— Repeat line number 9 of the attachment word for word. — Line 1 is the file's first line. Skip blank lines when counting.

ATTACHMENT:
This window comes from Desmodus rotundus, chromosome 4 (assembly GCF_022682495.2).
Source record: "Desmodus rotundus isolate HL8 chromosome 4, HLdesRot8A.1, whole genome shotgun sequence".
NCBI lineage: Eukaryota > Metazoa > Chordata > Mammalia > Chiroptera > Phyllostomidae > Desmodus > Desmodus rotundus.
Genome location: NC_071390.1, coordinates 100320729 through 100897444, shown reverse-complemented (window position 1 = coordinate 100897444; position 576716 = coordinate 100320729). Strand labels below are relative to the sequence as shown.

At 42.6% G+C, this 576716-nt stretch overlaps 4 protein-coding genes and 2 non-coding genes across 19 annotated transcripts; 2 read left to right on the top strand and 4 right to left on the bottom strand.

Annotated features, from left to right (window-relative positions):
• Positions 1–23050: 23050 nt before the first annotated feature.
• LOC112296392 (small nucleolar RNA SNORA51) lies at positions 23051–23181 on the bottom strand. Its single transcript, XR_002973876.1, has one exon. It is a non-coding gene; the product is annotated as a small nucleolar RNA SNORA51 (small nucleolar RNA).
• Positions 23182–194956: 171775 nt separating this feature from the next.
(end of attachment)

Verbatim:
• Positions 23182–194956: 171775 nt separating this feature from the next.